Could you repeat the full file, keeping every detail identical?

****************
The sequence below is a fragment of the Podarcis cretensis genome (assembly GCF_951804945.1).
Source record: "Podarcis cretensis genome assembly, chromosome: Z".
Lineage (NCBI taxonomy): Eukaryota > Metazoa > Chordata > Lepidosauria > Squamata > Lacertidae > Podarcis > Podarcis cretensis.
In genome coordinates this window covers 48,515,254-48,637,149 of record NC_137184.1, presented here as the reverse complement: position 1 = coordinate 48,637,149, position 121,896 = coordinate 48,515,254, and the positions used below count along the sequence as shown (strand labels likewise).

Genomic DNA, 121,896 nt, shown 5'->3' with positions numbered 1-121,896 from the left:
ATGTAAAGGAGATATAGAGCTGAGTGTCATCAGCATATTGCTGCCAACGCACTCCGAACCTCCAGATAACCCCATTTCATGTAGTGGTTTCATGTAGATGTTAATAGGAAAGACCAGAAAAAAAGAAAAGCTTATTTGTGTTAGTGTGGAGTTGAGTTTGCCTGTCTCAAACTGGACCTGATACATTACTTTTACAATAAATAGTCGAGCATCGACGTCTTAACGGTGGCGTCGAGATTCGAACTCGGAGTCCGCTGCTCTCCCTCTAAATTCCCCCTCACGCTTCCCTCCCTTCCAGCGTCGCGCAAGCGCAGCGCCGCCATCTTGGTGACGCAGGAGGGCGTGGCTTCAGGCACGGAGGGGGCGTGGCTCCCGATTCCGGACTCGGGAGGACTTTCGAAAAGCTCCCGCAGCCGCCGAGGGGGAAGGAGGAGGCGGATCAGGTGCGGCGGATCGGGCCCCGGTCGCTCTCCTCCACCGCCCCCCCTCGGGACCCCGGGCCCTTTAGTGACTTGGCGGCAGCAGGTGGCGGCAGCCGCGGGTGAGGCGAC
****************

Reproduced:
The sequence below is a fragment of the Podarcis cretensis genome (assembly GCF_951804945.1).
Source record: "Podarcis cretensis genome assembly, chromosome: Z".
Lineage (NCBI taxonomy): Eukaryota > Metazoa > Chordata > Lepidosauria > Squamata > Lacertidae > Podarcis > Podarcis cretensis.
In genome coordinates this window covers 48,515,254-48,637,149 of record NC_137184.1, presented here as the reverse complement: position 1 = coordinate 48,637,149, position 121,896 = coordinate 48,515,254, and the positions used below count along the sequence as shown (strand labels likewise).

Genomic DNA, 121,896 nt, shown 5'->3' with positions numbered 1-121,896 from the left:
ATGTAAAGGAGATATAGAGCTGAGTGTCATCAGCATATTGCTGCCAACGCACTCCGAACCTCCAGATAACCCCATTTCATGTAGTGGTTTCATGTAGATGTTAATAGGAAAGACCAGAAAAAAAGAAAAGCTTATTTGTGTTAGTGTGGAGTTGAGTTTGCCTGTCTCAAACTGGACCTGATACATTACTTTTACAATAAATAGTCGAGCATCGACGTCTTAACGGTGGCGTCGAGATTCGAACTCGGAGTCCGCTGCTCTCCCTCTAAATTCCCCCTCACGCTTCCCTCCCTTCCAGCGTCGCGCAAGCGCAGCGCCGCCATCTTGGTGACGCAGGAGGGCGTGGCTTCAGGCACGGAGGGGGCGTGGCTCCCGATTCCGGACTCGGGAGGACTTTCGAAAAGCTCCCGCAGCCGCCGAGGGGGAAGGAGGAGGCGGATCAGGTGCGGCGGATCGGGCCCCGGTCGCTCTCCTCCACCGCCCCCCCTCGGGACCCCGGGCCCTTTAGTGACTTGGCGGCAGCAGGTGGCGGCAGCCGCGGGTGAGGCGAC